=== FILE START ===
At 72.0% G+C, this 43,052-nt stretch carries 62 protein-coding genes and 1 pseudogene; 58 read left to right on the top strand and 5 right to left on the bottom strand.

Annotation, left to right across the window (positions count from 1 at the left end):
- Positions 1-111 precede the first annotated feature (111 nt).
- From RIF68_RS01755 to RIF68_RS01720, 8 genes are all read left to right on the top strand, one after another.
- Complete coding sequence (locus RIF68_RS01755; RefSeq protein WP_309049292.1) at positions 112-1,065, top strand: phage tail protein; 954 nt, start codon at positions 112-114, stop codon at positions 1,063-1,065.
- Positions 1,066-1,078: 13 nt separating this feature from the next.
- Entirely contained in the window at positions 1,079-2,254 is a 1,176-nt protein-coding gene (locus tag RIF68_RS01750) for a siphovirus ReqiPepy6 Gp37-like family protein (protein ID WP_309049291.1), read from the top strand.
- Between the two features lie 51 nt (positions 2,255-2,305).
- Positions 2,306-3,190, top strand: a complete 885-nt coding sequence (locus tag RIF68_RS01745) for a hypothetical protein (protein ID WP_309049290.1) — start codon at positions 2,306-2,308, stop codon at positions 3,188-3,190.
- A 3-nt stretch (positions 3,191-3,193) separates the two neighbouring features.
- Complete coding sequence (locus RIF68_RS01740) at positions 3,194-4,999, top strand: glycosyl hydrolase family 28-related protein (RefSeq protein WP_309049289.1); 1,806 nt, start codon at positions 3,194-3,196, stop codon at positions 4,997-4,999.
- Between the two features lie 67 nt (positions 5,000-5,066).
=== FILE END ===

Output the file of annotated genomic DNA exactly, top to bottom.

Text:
At 72.0% G+C, this 43,052-nt stretch carries 62 protein-coding genes and 1 pseudogene; 58 read left to right on the top strand and 5 right to left on the bottom strand.

Annotation, left to right across the window (positions count from 1 at the left end):
- Positions 1-111 precede the first annotated feature (111 nt).
- From RIF68_RS01755 to RIF68_RS01720, 8 genes are all read left to right on the top strand, one after another.
- Complete coding sequence (locus RIF68_RS01755; RefSeq protein WP_309049292.1) at positions 112-1,065, top strand: phage tail protein; 954 nt, start codon at positions 112-114, stop codon at positions 1,063-1,065.
- Positions 1,066-1,078: 13 nt separating this feature from the next.
- Entirely contained in the window at positions 1,079-2,254 is a 1,176-nt protein-coding gene (locus tag RIF68_RS01750) for a siphovirus ReqiPepy6 Gp37-like family protein (protein ID WP_309049291.1), read from the top strand.
- Between the two features lie 51 nt (positions 2,255-2,305).
- Positions 2,306-3,190, top strand: a complete 885-nt coding sequence (locus tag RIF68_RS01745) for a hypothetical protein (protein ID WP_309049290.1) — start codon at positions 2,306-2,308, stop codon at positions 3,188-3,190.
- A 3-nt stretch (positions 3,191-3,193) separates the two neighbouring features.
- Complete coding sequence (locus RIF68_RS01740) at positions 3,194-4,999, top strand: glycosyl hydrolase family 28-related protein (RefSeq protein WP_309049289.1); 1,806 nt, start codon at positions 3,194-3,196, stop codon at positions 4,997-4,999.
- Between the two features lie 67 nt (positions 5,000-5,066).